Most states allow punitive damages to be insured, with at least 26 states permitting directly assessed punitive damages to be insured. Other states, such as Florida12, California13, New York14 and Illinois15, do not condone insurance recovery for directly assessed punitive damages. However, many states, such as Pennsylvania16 and Oklahoma17, countenance the insurability of punitive damages arising from an insured’s vicarious liability (e.g., an employee’s wrongful conduct).

Other states have ruled against the insurability of punitive damages as a matter of public policy, arguing that insurability thwarts the rationale of punishing the defendant. When a defendant transfers punitive damages to its insurer, it does not suffer punishment, and therefore will not be discouraged from future action. Typically, courts barring risk transfer for punitive damages reason that to do so would pass the burden of the award from the wrongdoer to uninvolved, premium-paying insureds.

Obtaining punitive damage coverage on umbrella/excess policies

There are three ways to secure punitive damage coverage on umbrella and excess casualty programs:

Integrated occurrence form

An integrated occurrence (IO) policy bundles related losses into an “integrated occurrence,” which grants insureds access to higher excess limits for claims involving latent, repetitive or continuing injury or damage over the course of many years. One of the biggest advantages an IO policy offers versus its occurrence or claims-made counterparts is explicit coverage for punitive damages. The IO form recognizes punitive damages within the definitions of damages and ultimate net loss, whereas occurrence or claims-made policies do not.

Not all IO forms are created equal. An IO form issued by an alien insurer may not be subject to the same regulatory scrutiny that applies to an IO form written by a surplus lines carrier in a state that prohibits the insurability of punitive damages.

Punitive damage wrap policy

A wrap policy, issued by an alien Bermudian insurer affiliated with a domestic carrier, provides punitive damage coverage when the onshore policy is prohibited by law, statute or public policy from insuring punitive damages. This may be an effective tool for insuring punitive damages, because punitive wrap policies, like an alien IO policy form, are not subject to the same regulatory scrutiny as an admitted or surplus lines insurer.

In order to obtain a punitive damage wrap quote, a domestically issued quote is sent by a Bermudian broker to the insurer’s offshore affiliate, which will issue a punitive wrap policy for the limits listed in the domestic quote, in exchange for a premium. The premium charged for a punitive wrap quote is usually between 10% and 15% of the domestic policy’s premium. The wrap policy generally follows the terms and conditions of the domestic policy. As such, if a domestically issued policy excludes a particular risk, then the punitive damage policy will not provide punitive damage coverage for the excluded risk.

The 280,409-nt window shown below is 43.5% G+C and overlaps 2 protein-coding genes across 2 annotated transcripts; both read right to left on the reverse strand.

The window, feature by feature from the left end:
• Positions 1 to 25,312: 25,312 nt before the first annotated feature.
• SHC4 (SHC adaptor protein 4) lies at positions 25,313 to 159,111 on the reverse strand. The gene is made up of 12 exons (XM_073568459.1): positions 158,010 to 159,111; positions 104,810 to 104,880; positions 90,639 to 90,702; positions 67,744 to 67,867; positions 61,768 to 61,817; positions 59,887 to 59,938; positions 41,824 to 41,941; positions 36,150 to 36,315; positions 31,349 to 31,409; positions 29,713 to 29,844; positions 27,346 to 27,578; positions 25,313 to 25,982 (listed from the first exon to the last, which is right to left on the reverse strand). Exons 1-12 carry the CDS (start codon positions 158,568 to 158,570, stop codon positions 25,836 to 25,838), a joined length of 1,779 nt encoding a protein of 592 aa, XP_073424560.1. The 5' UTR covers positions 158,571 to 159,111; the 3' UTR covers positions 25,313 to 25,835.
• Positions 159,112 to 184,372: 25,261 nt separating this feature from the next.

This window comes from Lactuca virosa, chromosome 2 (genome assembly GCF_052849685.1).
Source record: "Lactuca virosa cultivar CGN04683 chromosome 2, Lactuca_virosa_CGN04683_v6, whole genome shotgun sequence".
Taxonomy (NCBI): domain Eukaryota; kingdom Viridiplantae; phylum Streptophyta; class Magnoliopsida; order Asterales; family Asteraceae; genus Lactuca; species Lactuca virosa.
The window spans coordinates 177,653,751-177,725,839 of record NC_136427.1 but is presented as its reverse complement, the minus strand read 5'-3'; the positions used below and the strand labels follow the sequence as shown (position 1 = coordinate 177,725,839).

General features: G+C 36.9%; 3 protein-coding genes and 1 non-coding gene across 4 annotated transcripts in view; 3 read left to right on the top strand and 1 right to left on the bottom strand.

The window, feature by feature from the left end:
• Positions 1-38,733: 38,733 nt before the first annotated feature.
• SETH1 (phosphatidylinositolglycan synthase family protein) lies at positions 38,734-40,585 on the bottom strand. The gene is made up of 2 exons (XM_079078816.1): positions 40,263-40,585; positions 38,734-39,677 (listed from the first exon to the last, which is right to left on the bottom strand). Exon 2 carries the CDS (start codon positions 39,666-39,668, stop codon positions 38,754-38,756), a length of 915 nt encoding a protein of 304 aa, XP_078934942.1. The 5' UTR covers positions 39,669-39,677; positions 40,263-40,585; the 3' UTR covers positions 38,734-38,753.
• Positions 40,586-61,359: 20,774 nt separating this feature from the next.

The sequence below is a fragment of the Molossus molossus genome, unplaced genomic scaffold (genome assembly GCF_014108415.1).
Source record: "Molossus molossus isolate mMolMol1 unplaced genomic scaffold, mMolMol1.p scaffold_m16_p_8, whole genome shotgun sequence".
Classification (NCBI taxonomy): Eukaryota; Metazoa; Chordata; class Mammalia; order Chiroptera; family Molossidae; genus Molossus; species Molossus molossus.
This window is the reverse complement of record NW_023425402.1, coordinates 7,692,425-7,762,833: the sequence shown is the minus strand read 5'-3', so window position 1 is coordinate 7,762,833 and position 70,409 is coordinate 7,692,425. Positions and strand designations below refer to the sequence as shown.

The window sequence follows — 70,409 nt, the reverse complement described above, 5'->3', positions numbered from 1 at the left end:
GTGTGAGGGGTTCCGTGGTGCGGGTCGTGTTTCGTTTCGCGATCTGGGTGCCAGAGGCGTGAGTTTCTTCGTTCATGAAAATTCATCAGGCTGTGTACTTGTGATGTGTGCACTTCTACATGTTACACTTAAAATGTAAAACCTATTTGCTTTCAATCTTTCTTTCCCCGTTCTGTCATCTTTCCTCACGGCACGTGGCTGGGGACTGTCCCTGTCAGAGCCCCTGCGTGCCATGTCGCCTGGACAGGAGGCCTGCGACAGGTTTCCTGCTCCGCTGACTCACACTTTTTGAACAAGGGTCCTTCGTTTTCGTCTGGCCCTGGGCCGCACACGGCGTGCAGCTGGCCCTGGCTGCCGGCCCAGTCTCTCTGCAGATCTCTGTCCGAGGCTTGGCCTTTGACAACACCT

Wrap policies are triggered when three conditions are met. First, a compensatory and punitive damages award is issued against an insured. Second, the domestic policy, which pays for compensatory damages arising from a covered loss, is unable to pay for the punitive damages because the jurisdiction issuing the award prohibits the insurability of punitive damages. Third, a final award for punitive damages is paid by the insured. Once these three conditions are met, the offshore wrap policy will indemnify an insured for the punitive damage portion of a jury or arbitration award. Payments for punitive damage awards are often made by the offshore carrier to the insured’s Bermudian-based broker, and the insured exercises its own discretion regarding repatriation of the punitive wrap claim payments.

Notably, a punitive damage wrap policy neither offers a separate insurance limit, nor increases the total limits available in a domestically issued policy. Instead, the limits of a punitive damage wrap policy follow that of the wrapped policy and are reduced by compensatory damage payments made under the domestic policy. Additionally, because wrap policies are issued outside of the United States, any disputes related to the insurability of punitive damages will be arbitrated in Bermuda or London. Lastly, wrap policies require that the insured provide notice of a claim for punitive damages to the issuing, offshore insurance carrier, in accordance with the notice requirements listed in the wrap policy.

Most favorable venue (MFV) or most favorable jurisdiction (MFJ) endorsements

An MFV/MFJ endorsement provides coverage for punitive damages under the law of any jurisdiction most favorable to honoring the contractual intent of the insurer and insured, where the insurability is otherwise prohibited by law, statute or public policy. An MFV/MFJ endorsement allows parties to an insurance contract to to apply the law of a jurisdiction that permits the insurability of punitive damages.